U.S. Attorney General Defends iPhone Unlock Order to Stephen Colbert

Loretta Lynch defends FBI iPhone unlocking order on Colbert's Late ShowU.S. Attorney General Loretta Lynch made an appearance on The Late Show with Stephen Colbert Thursday night where she defended the FBI and the court order requiring Apple to create a version of iOS that doesn't include passcode safeguards. Her stance: Apple needs to do what their customer wants and create a way to unlock the iPhone San Bernardino County issued to Syed Farook.


When Mr. Colbert asked about the court order Ms. Lynch replied,

First of all, we're not asking for a backdoor. And nor are we asking [Tim Cook] to turn anything on to spy on anyone. We're asking them to do, is do what their customer wants. The real owner of the phone is the county—the employer of one of the terrorists who's now dead.

That terrorist would be Syed Farook, who opened fire with his wife on their San Bernardino County Department of Public Health coworkers last December. They killed 14 people and injured 22 others before being killed themselves in a shootout with police.

Mr. Farook's county issued iPhone was recovered by law enforcement, but protected with a four-digit passcode. The county didn't have the iPhone on a mobile device management service, so there wasn't any way to unlock the device to see if it held important information related to the shooting.

Apple helped the FBI recover as much data as it could, but doesn't have any way to bypass the passcode security features that will destroy the phone's data after ten failed login attempts. The FBI then turned to the Federal Court system to get its order compelling Apple to create a special version of iOS that strips away those features preventing a brute force attack on the iPhone's passcode.

Apple filed a motion to vacate the order and also filed a formal complaint with the court saying the government doesn't have the authority to force a company to create forensic tools that threaten privacy and security. The company also said the order sets a dangerous precedent where the government could force any company to weaken the security and encryption of the devices they make.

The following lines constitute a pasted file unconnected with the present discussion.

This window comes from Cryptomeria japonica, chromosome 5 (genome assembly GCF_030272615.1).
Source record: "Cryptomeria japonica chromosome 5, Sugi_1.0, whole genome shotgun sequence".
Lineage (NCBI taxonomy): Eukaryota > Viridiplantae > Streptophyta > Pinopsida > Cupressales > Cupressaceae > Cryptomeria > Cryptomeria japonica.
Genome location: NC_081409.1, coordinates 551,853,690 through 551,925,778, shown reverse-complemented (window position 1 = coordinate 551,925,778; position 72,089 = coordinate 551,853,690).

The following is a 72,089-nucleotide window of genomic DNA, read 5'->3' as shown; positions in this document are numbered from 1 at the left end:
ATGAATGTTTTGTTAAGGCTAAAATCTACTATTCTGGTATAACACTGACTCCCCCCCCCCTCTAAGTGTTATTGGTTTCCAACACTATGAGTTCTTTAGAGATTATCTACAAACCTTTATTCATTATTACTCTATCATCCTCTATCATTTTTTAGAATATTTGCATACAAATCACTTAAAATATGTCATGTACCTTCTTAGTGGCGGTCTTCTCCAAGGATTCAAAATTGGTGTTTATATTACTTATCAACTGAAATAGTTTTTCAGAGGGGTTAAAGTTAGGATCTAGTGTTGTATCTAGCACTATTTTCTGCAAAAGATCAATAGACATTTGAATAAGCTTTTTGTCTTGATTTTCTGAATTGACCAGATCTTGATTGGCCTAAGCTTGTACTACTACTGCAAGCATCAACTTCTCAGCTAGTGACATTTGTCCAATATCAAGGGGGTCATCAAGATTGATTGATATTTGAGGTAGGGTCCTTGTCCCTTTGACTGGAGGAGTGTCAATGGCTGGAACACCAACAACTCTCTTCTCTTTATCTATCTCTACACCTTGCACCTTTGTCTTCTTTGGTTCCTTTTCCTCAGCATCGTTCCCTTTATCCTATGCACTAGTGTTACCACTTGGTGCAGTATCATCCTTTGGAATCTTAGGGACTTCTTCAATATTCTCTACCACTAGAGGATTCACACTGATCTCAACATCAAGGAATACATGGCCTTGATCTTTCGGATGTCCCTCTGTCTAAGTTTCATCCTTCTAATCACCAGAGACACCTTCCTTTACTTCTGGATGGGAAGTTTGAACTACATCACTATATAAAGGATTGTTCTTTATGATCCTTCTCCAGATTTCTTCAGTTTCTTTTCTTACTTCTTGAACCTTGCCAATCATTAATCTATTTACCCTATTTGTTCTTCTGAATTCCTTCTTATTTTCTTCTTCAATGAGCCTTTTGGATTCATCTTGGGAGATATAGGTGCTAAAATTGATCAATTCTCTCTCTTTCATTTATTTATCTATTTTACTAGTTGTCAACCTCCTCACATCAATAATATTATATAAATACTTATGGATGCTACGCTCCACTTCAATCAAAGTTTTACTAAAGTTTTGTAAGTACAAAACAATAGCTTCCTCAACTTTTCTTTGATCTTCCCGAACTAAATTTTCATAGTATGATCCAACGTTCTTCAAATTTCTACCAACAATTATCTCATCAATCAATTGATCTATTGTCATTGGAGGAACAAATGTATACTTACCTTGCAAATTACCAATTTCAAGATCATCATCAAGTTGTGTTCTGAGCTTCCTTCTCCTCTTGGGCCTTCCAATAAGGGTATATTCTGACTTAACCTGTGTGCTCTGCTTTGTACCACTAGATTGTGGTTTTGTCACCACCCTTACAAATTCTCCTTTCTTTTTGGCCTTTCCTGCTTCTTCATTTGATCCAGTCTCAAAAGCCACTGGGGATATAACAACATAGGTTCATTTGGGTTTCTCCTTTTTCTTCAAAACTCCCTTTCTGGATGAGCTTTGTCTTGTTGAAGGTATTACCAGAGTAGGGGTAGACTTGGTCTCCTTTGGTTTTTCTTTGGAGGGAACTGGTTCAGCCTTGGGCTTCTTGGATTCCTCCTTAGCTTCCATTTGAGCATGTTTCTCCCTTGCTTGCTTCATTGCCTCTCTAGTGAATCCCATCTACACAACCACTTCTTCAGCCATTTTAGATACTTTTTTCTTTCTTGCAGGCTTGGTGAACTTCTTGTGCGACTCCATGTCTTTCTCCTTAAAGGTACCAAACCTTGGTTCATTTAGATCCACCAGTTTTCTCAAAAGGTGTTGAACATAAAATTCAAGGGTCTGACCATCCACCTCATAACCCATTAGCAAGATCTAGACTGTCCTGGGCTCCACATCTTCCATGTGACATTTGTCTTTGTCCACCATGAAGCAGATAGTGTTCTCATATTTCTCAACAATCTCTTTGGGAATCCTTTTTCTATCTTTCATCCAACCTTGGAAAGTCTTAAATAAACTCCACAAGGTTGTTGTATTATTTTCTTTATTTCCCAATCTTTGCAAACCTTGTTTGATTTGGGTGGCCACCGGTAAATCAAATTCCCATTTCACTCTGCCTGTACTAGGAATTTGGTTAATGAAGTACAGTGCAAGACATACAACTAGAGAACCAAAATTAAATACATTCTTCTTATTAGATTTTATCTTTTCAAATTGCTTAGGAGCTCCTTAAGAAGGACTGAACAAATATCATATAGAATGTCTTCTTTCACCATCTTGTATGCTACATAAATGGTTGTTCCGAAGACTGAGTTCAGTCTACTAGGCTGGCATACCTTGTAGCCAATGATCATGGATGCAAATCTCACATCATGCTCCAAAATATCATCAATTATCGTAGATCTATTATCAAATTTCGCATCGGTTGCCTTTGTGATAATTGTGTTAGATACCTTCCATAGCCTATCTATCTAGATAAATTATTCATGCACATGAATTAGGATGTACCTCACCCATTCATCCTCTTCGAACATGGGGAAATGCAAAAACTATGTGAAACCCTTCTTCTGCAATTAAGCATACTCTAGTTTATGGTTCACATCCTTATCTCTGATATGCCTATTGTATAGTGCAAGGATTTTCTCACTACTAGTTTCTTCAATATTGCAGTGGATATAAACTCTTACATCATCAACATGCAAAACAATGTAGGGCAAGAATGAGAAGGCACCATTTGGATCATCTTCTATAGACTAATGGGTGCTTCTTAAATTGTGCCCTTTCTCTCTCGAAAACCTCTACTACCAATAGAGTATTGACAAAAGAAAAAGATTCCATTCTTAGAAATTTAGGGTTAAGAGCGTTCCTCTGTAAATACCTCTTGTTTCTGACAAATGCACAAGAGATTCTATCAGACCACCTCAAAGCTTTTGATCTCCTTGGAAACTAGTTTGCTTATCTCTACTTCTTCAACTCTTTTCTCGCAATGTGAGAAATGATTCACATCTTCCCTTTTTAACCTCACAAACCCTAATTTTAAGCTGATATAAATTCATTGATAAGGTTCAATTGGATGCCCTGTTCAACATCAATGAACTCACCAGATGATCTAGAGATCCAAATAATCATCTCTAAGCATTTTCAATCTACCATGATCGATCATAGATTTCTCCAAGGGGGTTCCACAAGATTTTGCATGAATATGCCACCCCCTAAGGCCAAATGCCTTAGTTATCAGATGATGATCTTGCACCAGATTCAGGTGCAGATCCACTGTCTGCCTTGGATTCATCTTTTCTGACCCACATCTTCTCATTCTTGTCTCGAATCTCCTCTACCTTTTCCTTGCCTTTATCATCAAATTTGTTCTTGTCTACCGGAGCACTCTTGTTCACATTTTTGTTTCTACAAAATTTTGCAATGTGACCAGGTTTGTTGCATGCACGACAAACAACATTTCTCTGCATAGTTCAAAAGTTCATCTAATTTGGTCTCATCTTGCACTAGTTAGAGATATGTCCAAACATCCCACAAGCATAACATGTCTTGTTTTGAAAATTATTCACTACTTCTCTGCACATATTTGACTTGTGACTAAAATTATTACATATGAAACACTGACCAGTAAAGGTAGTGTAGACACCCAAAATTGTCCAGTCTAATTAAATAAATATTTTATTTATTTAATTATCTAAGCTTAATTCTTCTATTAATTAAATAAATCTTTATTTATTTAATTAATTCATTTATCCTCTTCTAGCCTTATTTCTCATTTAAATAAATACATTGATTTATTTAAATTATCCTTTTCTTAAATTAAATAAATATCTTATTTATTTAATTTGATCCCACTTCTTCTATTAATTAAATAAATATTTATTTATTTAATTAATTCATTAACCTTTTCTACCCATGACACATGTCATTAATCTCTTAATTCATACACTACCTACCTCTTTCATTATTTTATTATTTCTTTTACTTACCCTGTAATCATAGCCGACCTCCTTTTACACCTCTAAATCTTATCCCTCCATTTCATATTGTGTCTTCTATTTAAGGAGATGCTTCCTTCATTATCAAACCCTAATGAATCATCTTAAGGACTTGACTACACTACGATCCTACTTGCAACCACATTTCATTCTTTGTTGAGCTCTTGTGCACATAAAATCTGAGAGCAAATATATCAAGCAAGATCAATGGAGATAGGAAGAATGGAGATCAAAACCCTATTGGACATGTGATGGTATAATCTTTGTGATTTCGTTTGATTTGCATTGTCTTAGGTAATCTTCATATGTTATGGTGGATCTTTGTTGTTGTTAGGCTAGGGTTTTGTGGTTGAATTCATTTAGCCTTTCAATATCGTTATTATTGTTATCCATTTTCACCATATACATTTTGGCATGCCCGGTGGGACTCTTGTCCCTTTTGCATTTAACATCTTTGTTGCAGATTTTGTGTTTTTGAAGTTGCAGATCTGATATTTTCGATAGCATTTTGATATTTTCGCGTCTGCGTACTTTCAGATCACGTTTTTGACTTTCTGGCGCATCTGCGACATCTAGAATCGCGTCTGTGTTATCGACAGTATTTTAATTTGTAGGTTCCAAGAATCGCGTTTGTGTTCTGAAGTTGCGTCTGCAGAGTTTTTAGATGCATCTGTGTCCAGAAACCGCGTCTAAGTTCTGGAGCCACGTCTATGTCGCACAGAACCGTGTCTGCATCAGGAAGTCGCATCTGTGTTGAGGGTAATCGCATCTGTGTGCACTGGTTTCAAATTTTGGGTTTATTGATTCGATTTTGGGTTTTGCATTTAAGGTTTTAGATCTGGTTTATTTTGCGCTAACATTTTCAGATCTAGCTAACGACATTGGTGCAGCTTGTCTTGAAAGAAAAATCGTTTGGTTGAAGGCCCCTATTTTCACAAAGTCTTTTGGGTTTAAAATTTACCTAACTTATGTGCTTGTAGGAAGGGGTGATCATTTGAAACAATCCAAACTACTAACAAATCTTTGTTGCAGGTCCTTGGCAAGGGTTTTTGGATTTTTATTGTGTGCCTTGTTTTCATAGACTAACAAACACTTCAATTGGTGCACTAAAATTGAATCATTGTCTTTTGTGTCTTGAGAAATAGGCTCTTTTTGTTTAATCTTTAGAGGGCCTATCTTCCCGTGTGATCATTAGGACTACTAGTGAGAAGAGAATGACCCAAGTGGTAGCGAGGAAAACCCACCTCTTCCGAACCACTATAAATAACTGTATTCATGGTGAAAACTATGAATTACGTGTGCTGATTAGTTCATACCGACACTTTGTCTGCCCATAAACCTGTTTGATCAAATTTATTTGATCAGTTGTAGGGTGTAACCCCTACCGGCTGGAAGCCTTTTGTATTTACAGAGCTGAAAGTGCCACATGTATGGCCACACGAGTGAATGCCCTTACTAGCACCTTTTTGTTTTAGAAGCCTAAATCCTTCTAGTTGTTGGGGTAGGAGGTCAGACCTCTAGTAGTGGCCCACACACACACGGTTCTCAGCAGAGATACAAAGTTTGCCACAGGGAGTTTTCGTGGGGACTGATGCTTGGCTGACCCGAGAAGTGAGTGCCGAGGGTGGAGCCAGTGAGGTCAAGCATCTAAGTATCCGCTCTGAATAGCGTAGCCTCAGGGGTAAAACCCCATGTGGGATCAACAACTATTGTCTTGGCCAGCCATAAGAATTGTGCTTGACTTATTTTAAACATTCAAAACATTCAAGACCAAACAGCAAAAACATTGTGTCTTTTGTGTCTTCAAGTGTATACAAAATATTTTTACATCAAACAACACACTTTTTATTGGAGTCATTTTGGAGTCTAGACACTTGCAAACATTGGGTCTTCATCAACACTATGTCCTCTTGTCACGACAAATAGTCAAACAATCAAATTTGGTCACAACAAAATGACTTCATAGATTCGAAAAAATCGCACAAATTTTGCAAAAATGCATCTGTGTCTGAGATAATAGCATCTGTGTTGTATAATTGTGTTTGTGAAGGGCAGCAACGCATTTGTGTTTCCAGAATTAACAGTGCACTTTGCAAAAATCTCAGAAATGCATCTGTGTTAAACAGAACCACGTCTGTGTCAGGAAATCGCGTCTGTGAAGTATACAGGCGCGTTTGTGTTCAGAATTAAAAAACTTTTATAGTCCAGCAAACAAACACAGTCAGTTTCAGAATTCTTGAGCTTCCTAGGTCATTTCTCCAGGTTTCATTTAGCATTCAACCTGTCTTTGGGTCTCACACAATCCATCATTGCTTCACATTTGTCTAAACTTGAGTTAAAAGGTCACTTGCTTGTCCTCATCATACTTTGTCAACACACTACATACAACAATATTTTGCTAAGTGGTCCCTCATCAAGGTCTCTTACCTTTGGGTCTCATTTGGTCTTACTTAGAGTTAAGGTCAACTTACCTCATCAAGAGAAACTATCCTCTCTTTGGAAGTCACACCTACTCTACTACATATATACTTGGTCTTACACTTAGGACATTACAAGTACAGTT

Mr. Colbert also asked about the "slippery slope" argument that claims once the government successfully forces Apple to bypass the passcode security features it could demand companies add new features to operating systems allowing remote activation of smartphone cameras and microphones for surveillance.

Ms. Lynch dismissed the idea saying, "What we're asking them to do is to help us disable the password erase function that basically wipes the phone if you guess the password wrong after ten times. We will try to get into the phone, we will extract the evidence, under the court order we've gotten. It's very narrow and very focused."

Both Apple and the Department of Justice have made their arguments in the case very public. Apple CEO Tim Cook spoke out against the court order in an ABC interview, Craig Federighi did the same in a Washington Post op-ed, and Eddy Cue followed suit in a Univision interview. FBI Director James Comey penned his own op-ed for Lawfare, and Ms. Lynch previously defended the government's position on Fox News, too.

Apple and the FBI will argue their positions in court on March 22, and it's a safe bet we'll be seeing more public commentary from both sides before then. Ms. Lynch's comments on the case run from about the 3 minute mark and wrap up about 4:18.